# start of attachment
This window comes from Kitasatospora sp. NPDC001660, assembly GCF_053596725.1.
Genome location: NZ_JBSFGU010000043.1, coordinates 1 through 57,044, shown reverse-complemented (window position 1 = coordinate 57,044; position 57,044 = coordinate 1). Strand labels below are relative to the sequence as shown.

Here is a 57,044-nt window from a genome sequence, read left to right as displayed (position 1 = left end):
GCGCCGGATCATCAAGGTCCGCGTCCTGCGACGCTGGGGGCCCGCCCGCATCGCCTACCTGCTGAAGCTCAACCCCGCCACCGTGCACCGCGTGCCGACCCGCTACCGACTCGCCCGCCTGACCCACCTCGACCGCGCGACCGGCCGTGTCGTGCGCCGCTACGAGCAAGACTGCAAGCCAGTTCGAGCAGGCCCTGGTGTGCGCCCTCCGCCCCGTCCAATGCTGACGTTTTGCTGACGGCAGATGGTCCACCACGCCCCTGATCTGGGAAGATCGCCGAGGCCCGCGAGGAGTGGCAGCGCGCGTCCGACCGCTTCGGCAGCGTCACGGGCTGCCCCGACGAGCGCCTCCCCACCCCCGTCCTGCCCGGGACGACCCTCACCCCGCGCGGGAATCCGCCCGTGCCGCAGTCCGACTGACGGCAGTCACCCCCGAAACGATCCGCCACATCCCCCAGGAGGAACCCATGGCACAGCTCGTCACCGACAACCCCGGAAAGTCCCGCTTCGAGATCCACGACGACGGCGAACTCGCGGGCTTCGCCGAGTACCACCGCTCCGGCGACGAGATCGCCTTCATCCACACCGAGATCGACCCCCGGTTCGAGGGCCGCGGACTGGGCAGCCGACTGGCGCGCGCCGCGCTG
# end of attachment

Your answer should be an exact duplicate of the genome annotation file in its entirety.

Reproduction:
This window comes from Kitasatospora sp. NPDC001660, assembly GCF_053596725.1.
Genome location: NZ_JBSFGU010000043.1, coordinates 1 through 57,044, shown reverse-complemented (window position 1 = coordinate 57,044; position 57,044 = coordinate 1). Strand labels below are relative to the sequence as shown.

Here is a 57,044-nt window from a genome sequence, read left to right as displayed (position 1 = left end):
GCGCCGGATCATCAAGGTCCGCGTCCTGCGACGCTGGGGGCCCGCCCGCATCGCCTACCTGCTGAAGCTCAACCCCGCCACCGTGCACCGCGTGCCGACCCGCTACCGACTCGCCCGCCTGACCCACCTCGACCGCGCGACCGGCCGTGTCGTGCGCCGCTACGAGCAAGACTGCAAGCCAGTTCGAGCAGGCCCTGGTGTGCGCCCTCCGCCCCGTCCAATGCTGACGTTTTGCTGACGGCAGATGGTCCACCACGCCCCTGATCTGGGAAGATCGCCGAGGCCCGCGAGGAGTGGCAGCGCGCGTCCGACCGCTTCGGCAGCGTCACGGGCTGCCCCGACGAGCGCCTCCCCACCCCCGTCCTGCCCGGGACGACCCTCACCCCGCGCGGGAATCCGCCCGTGCCGCAGTCCGACTGACGGCAGTCACCCCCGAAACGATCCGCCACATCCCCCAGGAGGAACCCATGGCACAGCTCGTCACCGACAACCCCGGAAAGTCCCGCTTCGAGATCCACGACGACGGCGAACTCGCGGGCTTCGCCGAGTACCACCGCTCCGGCGACGAGATCGCCTTCATCCACACCGAGATCGACCCCCGGTTCGAGGGCCGCGGACTGGGCAGCCGACTGGCGCGCGCCGCGCTG